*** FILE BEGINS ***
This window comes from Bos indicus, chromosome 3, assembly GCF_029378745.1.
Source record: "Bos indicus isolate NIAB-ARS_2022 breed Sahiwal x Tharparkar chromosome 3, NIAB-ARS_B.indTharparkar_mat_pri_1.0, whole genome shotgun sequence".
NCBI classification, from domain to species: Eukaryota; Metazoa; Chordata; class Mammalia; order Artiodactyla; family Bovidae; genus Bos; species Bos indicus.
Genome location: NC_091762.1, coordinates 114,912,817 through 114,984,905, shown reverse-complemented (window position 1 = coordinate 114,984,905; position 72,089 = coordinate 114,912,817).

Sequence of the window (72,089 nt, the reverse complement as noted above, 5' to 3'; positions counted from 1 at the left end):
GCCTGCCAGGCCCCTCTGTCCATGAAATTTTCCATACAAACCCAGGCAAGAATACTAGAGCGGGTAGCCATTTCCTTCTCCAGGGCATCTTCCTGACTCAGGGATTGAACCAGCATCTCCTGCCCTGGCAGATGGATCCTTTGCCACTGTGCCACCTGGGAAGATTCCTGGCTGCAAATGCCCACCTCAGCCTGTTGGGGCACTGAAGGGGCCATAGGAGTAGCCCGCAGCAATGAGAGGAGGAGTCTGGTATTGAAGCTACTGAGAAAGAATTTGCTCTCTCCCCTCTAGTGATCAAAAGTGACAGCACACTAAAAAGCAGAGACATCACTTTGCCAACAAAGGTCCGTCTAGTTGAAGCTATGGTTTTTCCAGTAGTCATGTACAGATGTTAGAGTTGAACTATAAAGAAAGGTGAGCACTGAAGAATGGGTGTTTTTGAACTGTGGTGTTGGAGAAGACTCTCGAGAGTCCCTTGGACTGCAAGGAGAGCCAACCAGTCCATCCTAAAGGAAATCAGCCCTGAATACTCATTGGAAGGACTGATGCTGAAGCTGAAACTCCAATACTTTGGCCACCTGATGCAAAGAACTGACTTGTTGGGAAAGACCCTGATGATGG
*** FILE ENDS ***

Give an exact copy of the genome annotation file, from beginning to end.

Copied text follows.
This window comes from Bos indicus, chromosome 3, assembly GCF_029378745.1.
Source record: "Bos indicus isolate NIAB-ARS_2022 breed Sahiwal x Tharparkar chromosome 3, NIAB-ARS_B.indTharparkar_mat_pri_1.0, whole genome shotgun sequence".
NCBI classification, from domain to species: Eukaryota; Metazoa; Chordata; class Mammalia; order Artiodactyla; family Bovidae; genus Bos; species Bos indicus.
Genome location: NC_091762.1, coordinates 114,912,817 through 114,984,905, shown reverse-complemented (window position 1 = coordinate 114,984,905; position 72,089 = coordinate 114,912,817).

Sequence of the window (72,089 nt, the reverse complement as noted above, 5' to 3'; positions counted from 1 at the left end):
GCCTGCCAGGCCCCTCTGTCCATGAAATTTTCCATACAAACCCAGGCAAGAATACTAGAGCGGGTAGCCATTTCCTTCTCCAGGGCATCTTCCTGACTCAGGGATTGAACCAGCATCTCCTGCCCTGGCAGATGGATCCTTTGCCACTGTGCCACCTGGGAAGATTCCTGGCTGCAAATGCCCACCTCAGCCTGTTGGGGCACTGAAGGGGCCATAGGAGTAGCCCGCAGCAATGAGAGGAGGAGTCTGGTATTGAAGCTACTGAGAAAGAATTTGCTCTCTCCCCTCTAGTGATCAAAAGTGACAGCACACTAAAAAGCAGAGACATCACTTTGCCAACAAAGGTCCGTCTAGTTGAAGCTATGGTTTTTCCAGTAGTCATGTACAGATGTTAGAGTTGAACTATAAAGAAAGGTGAGCACTGAAGAATGGGTGTTTTTGAACTGTGGTGTTGGAGAAGACTCTCGAGAGTCCCTTGGACTGCAAGGAGAGCCAACCAGTCCATCCTAAAGGAAATCAGCCCTGAATACTCATTGGAAGGACTGATGCTGAAGCTGAAACTCCAATACTTTGGCCACCTGATGCAAAGAACTGACTTGTTGGGAAAGACCCTGATGATGG